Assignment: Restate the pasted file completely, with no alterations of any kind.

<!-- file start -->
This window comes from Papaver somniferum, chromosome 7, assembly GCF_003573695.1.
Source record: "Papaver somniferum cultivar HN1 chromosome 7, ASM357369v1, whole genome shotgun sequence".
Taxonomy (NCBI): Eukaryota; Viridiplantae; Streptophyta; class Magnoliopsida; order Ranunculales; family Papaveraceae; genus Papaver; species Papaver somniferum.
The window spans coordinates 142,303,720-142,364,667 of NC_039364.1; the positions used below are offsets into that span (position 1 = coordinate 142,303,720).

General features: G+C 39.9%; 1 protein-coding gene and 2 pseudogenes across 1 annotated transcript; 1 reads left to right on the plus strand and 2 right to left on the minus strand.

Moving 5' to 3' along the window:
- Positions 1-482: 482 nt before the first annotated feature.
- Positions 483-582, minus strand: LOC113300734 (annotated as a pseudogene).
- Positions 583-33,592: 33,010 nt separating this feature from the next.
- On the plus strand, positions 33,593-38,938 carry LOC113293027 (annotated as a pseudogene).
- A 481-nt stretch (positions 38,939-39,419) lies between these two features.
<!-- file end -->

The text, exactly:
This window comes from Papaver somniferum, chromosome 7, assembly GCF_003573695.1.
Source record: "Papaver somniferum cultivar HN1 chromosome 7, ASM357369v1, whole genome shotgun sequence".
Taxonomy (NCBI): Eukaryota; Viridiplantae; Streptophyta; class Magnoliopsida; order Ranunculales; family Papaveraceae; genus Papaver; species Papaver somniferum.
The window spans coordinates 142,303,720-142,364,667 of NC_039364.1; the positions used below are offsets into that span (position 1 = coordinate 142,303,720).

General features: G+C 39.9%; 1 protein-coding gene and 2 pseudogenes across 1 annotated transcript; 1 reads left to right on the plus strand and 2 right to left on the minus strand.

Moving 5' to 3' along the window:
- Positions 1-482: 482 nt before the first annotated feature.
- Positions 483-582, minus strand: LOC113300734 (annotated as a pseudogene).
- Positions 583-33,592: 33,010 nt separating this feature from the next.
- On the plus strand, positions 33,593-38,938 carry LOC113293027 (annotated as a pseudogene).
- A 481-nt stretch (positions 38,939-39,419) lies between these two features.